Bakersfield Night Sky
By Nick Strobel
(appeared October 20, 2007)
In the early evening sky tonight just after sunset, look for bright Jupiter in the southwest but don't wait too long as it will set by about 9 PM. Jupiter will set earlier and earlier each following night as the Sun catches up to it. A bright gibbous Moon lights up the southern sky during the evening (and makes the surrounding stars of Capricornus hard to see!).
Mars will shine brightly starting at around 11 PM in the east at the feet of Gemini. Later in the pre-dawn sky Mars will much higher in the southeast. As the next several weeks go on by you will see Mars continue to drift eastward through Gemini but in mid-November it will stop and then begin drift backward toward Taurus in what is called "retrograde motion". This happens when the Earth passes close to Mars in our respective orbits around the Sun. As this retrograde motion is going on, Mars will become even brighter. (Undoubtedly, there will be the spam email about a large Mars coming to your Inbox about that time too.)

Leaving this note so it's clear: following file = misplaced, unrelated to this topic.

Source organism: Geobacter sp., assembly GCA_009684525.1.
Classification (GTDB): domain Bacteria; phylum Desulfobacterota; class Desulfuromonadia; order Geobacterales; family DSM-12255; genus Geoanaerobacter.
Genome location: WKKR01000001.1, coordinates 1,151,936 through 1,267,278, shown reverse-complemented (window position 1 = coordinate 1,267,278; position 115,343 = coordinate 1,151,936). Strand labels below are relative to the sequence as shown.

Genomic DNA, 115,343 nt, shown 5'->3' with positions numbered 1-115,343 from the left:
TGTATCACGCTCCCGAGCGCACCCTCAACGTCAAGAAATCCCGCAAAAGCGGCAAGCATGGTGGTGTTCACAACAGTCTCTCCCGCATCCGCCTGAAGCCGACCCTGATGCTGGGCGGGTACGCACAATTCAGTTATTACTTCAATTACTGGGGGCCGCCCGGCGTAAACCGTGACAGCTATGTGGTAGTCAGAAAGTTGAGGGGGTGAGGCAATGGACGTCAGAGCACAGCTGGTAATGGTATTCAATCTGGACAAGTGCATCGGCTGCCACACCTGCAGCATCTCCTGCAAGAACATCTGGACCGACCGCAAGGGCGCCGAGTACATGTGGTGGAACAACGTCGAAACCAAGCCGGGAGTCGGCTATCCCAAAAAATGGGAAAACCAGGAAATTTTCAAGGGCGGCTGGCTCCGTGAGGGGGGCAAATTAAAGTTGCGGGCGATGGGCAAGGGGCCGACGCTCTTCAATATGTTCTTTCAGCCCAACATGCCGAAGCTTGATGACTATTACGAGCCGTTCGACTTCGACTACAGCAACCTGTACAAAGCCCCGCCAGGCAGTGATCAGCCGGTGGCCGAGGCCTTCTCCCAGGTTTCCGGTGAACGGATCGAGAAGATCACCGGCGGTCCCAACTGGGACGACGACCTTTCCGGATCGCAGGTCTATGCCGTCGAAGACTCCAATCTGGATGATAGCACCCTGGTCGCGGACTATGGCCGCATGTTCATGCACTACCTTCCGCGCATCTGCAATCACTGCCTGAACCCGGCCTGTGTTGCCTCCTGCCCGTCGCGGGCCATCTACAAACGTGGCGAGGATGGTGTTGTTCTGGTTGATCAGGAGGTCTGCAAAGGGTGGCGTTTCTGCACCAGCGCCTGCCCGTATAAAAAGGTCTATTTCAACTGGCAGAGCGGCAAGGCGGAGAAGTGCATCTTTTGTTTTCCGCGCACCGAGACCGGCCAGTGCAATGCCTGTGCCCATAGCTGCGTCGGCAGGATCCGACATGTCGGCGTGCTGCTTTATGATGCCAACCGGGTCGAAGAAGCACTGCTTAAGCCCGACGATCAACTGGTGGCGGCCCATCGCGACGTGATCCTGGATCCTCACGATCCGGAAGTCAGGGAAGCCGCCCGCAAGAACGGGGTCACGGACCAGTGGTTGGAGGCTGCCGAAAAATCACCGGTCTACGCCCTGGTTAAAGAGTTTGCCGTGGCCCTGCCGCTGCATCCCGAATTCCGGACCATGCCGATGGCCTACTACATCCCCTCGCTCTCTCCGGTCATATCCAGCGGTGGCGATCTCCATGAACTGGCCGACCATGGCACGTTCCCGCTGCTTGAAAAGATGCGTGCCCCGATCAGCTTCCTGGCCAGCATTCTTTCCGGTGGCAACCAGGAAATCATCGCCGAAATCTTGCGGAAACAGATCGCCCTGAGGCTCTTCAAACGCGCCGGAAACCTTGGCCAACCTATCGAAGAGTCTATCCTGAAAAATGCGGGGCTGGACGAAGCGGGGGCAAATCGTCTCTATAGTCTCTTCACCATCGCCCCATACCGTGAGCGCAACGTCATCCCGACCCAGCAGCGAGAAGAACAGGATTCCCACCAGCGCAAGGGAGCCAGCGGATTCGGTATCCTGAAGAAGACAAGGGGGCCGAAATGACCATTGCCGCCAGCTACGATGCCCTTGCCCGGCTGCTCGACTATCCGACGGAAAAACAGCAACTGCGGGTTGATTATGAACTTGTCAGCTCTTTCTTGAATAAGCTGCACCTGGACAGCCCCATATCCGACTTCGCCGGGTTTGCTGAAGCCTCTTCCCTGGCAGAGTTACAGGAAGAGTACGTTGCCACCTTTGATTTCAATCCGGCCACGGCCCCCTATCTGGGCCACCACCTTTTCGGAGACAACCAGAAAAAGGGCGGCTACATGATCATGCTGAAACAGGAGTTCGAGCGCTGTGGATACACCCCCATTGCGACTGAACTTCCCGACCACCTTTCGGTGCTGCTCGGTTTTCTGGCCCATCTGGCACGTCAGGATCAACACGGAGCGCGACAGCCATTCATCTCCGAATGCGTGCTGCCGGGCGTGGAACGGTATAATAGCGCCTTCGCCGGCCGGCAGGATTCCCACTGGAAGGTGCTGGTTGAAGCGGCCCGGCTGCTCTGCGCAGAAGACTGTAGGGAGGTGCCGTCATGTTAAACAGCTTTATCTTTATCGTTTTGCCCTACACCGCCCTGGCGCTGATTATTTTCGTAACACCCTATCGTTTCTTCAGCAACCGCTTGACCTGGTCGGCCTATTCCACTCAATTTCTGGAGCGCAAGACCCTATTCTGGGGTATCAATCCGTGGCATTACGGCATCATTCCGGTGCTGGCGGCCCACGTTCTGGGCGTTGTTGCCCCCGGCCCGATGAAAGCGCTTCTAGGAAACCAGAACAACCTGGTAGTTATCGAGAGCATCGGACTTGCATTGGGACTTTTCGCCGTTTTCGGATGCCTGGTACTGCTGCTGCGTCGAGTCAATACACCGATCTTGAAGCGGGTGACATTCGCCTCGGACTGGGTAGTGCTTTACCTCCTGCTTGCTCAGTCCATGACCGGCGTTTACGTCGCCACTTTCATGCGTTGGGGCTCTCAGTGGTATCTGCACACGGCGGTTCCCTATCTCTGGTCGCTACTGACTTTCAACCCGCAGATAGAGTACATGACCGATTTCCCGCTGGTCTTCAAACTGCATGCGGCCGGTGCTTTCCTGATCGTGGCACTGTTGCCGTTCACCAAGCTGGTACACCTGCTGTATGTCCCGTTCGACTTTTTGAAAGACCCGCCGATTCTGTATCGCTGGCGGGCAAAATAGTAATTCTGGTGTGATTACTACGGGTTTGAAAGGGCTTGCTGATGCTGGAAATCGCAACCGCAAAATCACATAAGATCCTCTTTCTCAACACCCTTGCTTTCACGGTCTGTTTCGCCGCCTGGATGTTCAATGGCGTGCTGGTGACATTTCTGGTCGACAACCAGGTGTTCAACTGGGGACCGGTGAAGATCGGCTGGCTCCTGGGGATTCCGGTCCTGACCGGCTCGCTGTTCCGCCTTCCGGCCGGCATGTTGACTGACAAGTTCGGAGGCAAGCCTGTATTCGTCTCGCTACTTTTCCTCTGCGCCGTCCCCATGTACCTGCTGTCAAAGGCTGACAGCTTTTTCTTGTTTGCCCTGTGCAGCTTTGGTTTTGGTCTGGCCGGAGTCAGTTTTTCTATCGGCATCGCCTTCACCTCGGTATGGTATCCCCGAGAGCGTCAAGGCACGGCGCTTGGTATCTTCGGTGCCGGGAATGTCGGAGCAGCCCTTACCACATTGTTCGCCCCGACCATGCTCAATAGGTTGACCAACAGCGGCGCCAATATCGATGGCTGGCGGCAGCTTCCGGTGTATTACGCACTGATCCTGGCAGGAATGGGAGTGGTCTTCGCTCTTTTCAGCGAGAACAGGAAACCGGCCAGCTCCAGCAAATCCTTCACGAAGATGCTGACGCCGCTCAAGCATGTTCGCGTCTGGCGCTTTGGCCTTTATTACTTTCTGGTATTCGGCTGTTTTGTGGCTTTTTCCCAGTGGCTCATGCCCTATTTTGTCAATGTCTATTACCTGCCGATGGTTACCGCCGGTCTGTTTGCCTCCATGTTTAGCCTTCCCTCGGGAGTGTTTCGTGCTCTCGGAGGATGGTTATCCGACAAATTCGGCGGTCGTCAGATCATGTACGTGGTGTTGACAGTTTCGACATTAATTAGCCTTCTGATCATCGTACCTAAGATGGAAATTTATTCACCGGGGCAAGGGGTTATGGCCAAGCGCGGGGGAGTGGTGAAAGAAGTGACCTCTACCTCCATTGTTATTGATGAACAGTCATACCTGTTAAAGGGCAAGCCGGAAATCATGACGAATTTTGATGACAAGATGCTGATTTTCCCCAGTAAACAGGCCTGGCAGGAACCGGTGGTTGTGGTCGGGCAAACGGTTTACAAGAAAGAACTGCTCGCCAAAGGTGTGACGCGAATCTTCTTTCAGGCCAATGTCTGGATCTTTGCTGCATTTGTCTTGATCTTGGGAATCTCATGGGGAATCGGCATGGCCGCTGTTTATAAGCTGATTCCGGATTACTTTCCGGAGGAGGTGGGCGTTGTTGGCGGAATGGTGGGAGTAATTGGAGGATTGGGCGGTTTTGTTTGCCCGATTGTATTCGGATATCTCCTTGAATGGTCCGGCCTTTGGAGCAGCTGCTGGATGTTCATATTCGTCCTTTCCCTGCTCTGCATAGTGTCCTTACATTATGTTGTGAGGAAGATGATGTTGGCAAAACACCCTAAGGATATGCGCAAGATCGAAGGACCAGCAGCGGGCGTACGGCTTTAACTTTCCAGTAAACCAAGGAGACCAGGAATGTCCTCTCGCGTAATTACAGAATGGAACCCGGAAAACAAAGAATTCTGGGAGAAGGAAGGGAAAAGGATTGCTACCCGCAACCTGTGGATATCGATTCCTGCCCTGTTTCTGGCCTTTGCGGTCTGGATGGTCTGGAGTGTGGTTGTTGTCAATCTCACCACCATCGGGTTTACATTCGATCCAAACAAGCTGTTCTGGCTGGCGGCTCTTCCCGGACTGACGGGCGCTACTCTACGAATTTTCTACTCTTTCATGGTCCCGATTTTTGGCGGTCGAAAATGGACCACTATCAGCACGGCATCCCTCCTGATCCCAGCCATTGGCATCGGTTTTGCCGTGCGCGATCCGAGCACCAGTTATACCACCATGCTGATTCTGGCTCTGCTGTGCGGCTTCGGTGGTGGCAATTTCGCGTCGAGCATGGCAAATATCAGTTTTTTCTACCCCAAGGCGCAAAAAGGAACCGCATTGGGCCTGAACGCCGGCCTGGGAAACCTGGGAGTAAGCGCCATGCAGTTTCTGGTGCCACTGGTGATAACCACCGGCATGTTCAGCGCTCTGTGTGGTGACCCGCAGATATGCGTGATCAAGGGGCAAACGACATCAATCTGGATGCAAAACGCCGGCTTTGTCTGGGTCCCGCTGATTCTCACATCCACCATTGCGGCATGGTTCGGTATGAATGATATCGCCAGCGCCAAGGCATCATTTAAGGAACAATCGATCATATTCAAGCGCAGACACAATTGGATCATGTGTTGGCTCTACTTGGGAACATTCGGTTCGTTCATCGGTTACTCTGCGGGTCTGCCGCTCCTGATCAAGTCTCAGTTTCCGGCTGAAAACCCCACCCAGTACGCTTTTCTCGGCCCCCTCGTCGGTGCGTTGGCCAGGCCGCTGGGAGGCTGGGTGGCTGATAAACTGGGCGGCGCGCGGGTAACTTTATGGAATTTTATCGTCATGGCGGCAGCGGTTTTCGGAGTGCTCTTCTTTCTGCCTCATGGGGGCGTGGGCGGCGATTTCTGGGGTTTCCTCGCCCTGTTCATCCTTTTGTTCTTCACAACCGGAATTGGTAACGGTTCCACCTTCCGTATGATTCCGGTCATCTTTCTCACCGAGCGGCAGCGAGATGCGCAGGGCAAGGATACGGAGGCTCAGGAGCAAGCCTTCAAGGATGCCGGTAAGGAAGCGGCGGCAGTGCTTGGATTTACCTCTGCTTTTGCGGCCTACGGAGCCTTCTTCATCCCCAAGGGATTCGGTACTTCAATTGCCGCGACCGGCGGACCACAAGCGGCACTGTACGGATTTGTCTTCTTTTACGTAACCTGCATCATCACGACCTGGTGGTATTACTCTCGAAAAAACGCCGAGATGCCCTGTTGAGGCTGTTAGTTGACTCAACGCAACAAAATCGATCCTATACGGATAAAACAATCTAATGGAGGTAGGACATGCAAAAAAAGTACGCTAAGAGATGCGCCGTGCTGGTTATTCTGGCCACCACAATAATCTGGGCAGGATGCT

In the pre-dawn sky looking east you will see the very bright Venus below the dimmer but still bright Saturn. Both of them are next to the constellation Leo as shown in the accompanying chart. Saturn will be next to the star Regulus in Leo.
A special event tonight is the peak of the Orionid meteor shower. If you are under dark skies away from Bakersfield you may see up to about 20 meteors per hour between 2 or 3 am and sunrise. They will appear to shoot out of the constellation Orion. Don't worry if you can't make it outside tonight, though. The Orionids should still have about the same activity for several nights.
Want to see more of the
stars at night and save energy? Shield your lights so that the
light only goes down toward the light.
See www.darksky.org for
Director of the William M Thomas Planetarium at Bakersfield College
Author of the award-winning website www.astronomynotes.com
last updated: January 7, 2008
Webpage contact: Nick Strobel